If you’re tired of watching the millionth rerun of National Lampoon’s “Christmas Vacation,” then there is something wrong with you. Don’t feel alone. My wife won’t watch either. So, enjoy my wife’s company this holiday season and remember she likes jewelry. I will never tire of Clark W. Griswold and Cousin Eddie. These characters pick up my holiday spirits and have taught me the fine art of stringing outside Christmas lights and the importance of properly disposing of RV sewage. I’ll admit to watching “Christmas Vacation,” about 20 times a year since 1989. That’s 460 times. I’m shooting for 500 times, which is the threshold for automatic fan syndication and guarantees me membership in the ‘Jelly of the Month Club’ for the rest of my life. Unfortunately, you and my wife’s disloyalty will require eating peanut butter sandwiches without jelly. Good luck in singing the Star Spangled Banner, the Griswold’s favorite Christmas carol.
Maybe, I’m being too harsh. So, I’ll share my jelly and agree to a change of pace. This year my wife has talked me into seeing the upcoming Laguna Playhouse production of “A Christmas Memory.” This holiday classic is based on a short story written by Truman Capote in 1956. The largely autobiographical story takes place in the 1930s and tells the story of a 7-year old boy and an elderly cousin, who is his best friend. The narrative focuses on friendship, the joy of Christmas giving, and gently touches on loneliness and loss. Oh boy, it doesn’t sound anything like “Christmas Vacation.” But then again, it’s better to give than to receive and I sure don’t want to receive any more Grinch looks than necessary from my holiday giving wife.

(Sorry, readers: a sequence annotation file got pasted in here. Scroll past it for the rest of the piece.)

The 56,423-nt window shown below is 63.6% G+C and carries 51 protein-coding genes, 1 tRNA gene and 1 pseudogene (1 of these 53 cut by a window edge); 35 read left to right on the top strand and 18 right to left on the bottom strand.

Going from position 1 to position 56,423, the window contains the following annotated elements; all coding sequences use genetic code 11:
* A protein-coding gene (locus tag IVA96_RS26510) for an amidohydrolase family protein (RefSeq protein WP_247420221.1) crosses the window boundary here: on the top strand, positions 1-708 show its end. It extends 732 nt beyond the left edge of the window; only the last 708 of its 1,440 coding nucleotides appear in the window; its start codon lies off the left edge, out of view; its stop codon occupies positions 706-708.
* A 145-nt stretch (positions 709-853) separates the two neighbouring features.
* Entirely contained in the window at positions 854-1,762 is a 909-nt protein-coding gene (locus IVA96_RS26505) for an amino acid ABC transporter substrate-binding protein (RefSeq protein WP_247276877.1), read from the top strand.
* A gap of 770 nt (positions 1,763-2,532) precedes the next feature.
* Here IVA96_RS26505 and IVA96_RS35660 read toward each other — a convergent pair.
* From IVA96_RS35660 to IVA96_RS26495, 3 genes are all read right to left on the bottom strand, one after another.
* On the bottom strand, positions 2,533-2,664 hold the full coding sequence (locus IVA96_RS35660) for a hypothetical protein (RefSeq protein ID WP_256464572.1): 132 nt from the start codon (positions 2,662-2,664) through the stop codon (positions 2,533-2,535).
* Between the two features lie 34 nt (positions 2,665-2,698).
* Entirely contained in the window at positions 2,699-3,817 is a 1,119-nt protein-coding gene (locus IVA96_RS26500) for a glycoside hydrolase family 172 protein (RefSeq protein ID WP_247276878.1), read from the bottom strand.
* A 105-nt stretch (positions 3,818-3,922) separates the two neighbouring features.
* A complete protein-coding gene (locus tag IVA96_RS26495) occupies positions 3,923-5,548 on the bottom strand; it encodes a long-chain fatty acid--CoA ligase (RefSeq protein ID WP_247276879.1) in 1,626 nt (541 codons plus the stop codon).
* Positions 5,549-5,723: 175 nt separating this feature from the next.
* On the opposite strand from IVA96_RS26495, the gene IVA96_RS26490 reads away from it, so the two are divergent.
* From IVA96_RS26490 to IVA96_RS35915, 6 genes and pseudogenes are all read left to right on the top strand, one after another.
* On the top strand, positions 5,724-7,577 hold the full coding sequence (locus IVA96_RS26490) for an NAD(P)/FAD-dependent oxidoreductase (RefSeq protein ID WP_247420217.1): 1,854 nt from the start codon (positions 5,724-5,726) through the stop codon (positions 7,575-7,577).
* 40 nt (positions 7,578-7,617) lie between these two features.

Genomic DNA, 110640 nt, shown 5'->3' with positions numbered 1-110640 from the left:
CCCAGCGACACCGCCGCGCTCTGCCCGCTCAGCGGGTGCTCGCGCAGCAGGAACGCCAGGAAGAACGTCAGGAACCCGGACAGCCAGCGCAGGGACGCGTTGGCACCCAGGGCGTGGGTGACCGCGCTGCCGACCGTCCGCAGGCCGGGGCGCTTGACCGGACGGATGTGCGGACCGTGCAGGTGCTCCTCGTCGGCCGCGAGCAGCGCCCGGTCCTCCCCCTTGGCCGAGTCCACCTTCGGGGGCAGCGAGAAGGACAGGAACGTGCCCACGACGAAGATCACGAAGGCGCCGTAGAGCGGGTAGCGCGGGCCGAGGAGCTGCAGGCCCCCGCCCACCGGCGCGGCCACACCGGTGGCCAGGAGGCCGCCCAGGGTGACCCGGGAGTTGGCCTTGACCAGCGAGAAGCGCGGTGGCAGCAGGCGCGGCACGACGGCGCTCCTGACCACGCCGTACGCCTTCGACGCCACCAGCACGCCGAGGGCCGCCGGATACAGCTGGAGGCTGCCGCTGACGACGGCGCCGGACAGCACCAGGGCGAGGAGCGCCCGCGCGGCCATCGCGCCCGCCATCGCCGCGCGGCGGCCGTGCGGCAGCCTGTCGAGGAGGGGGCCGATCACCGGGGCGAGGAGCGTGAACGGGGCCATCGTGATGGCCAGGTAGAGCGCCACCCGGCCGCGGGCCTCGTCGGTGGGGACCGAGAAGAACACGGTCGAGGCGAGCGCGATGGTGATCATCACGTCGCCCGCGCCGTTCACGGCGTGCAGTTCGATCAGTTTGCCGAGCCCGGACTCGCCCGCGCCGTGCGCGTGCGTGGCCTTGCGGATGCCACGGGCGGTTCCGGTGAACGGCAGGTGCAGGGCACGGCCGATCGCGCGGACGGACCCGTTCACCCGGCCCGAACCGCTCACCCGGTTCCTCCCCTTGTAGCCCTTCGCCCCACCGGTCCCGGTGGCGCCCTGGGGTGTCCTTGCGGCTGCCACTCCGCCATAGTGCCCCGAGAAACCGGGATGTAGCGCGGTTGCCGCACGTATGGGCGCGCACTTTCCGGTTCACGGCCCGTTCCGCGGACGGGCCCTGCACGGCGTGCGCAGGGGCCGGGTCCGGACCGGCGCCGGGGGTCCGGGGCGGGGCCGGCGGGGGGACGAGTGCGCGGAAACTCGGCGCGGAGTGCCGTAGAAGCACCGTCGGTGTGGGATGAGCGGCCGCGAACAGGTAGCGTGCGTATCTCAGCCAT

The play’s theme that it’s better to give than it is to receive is an important life lesson to learn. My Christmas memory is that the Crantz boys were slow learners. One long ago Christmas, when I was 7 and my brother was 5, we decided after much deliberation to spend our allowance on the greatest Christmas present a Mom could ever wish for, an ice crusher. We loved snow cones and up until this great present our Mom used to have to smash ice cubes wrapped in a washcloth with a hammer. Mom told us that she loved our present and couldn’t wait until next year’s present. Our Dad didn’t fare as well. He gave Mom a vacuum cleaner that she refused to use up until the next Christmas when Dad gave her the pearls that she always wanted. Even the interim cleaning person was relieved and gladly gave notice after dealing with a year of snow cone mishaps.
But my favorite Christmas memory of all time is the one my Mom told us about. It was Mom and Dad’s first holiday together. The kids weren’t there yet. Dad was Jewish and Mom was Methodist. My Dad’s family didn’t like the inter-religious marriage and made their position abundantly clear by not speaking to Mom. Mom was nervous about her first Christmas. Dad showed up on Christmas Eve with a Christmas tree. She said it looked perfect right next to the Menorah she got for my Dad. And for 52 Christmases thereafter, they never topped that first gift to each other. Although, my brother and I believe the ice crusher came close.
Be sure to make some wonderful holiday memories of your own by seeing “A Christmas Memory,” that runs from Dec. 3-29. If you don’t go, then be on the lookout for a vacuum cleaner especially picked out for you.
Mark is a transplant to Laguna from Chicago. He occasionally writes the guest column “Pet Peeves.” His recently deceased border collie, Pokey, is his muse and ghostwriter.